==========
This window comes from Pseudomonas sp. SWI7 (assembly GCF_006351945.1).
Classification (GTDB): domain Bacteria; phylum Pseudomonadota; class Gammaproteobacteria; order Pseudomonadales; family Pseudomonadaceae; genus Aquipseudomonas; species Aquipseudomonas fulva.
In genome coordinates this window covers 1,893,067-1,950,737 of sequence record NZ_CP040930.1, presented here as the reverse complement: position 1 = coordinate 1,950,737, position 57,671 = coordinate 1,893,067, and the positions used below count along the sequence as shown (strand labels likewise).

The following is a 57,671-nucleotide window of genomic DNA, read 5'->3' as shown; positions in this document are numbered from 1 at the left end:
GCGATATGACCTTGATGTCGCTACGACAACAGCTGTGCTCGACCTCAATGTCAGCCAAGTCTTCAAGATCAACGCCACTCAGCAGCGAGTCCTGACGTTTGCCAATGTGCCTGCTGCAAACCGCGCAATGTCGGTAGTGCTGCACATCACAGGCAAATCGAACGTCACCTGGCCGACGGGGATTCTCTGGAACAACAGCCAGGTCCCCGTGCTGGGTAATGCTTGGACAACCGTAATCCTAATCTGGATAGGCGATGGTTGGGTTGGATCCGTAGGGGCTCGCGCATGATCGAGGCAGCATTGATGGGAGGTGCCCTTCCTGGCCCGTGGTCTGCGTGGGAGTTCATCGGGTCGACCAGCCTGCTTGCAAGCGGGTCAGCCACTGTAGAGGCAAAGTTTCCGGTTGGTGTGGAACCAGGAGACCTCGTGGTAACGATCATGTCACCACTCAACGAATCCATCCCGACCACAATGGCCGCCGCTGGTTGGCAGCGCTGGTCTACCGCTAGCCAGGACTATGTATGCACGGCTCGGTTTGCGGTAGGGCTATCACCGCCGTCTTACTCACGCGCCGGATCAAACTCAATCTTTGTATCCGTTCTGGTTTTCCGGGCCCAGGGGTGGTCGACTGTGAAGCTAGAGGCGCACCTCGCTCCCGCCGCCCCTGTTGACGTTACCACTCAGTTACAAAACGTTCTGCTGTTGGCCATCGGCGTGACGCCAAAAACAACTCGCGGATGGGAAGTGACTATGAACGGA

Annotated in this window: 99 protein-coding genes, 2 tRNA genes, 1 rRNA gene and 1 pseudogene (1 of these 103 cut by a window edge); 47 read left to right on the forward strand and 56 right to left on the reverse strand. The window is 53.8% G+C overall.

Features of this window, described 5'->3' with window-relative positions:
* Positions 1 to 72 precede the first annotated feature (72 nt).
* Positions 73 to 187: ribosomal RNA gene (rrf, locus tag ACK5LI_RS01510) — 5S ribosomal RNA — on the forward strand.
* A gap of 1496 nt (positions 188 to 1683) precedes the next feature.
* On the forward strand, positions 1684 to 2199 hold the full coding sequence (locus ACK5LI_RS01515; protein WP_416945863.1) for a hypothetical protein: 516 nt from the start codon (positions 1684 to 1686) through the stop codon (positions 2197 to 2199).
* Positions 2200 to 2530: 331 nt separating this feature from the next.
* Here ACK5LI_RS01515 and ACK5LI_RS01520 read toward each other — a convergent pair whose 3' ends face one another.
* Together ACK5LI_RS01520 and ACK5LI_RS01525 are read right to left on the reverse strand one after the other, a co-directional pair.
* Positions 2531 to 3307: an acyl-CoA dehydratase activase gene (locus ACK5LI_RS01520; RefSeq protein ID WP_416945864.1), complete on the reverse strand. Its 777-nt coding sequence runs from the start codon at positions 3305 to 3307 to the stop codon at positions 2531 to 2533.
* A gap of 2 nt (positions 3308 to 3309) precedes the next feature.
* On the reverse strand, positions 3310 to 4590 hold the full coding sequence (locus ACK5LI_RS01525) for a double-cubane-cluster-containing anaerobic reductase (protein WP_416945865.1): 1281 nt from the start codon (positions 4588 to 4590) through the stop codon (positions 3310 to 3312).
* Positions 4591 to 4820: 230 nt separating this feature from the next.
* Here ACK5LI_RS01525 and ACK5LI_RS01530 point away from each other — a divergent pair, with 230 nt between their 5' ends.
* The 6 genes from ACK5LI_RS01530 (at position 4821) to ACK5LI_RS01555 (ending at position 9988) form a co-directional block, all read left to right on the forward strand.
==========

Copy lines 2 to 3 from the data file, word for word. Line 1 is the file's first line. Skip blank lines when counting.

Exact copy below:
Classification (GTDB): domain Bacteria; phylum Pseudomonadota; class Gammaproteobacteria; order Pseudomonadales; family Pseudomonadaceae; genus Aquipseudomonas; species Aquipseudomonas fulva.
In genome coordinates this window covers 1,893,067-1,950,737 of sequence record NZ_CP040930.1, presented here as the reverse complement: position 1 = coordinate 1,950,737, position 57,671 = coordinate 1,893,067, and the positions used below count along the sequence as shown (strand labels likewise).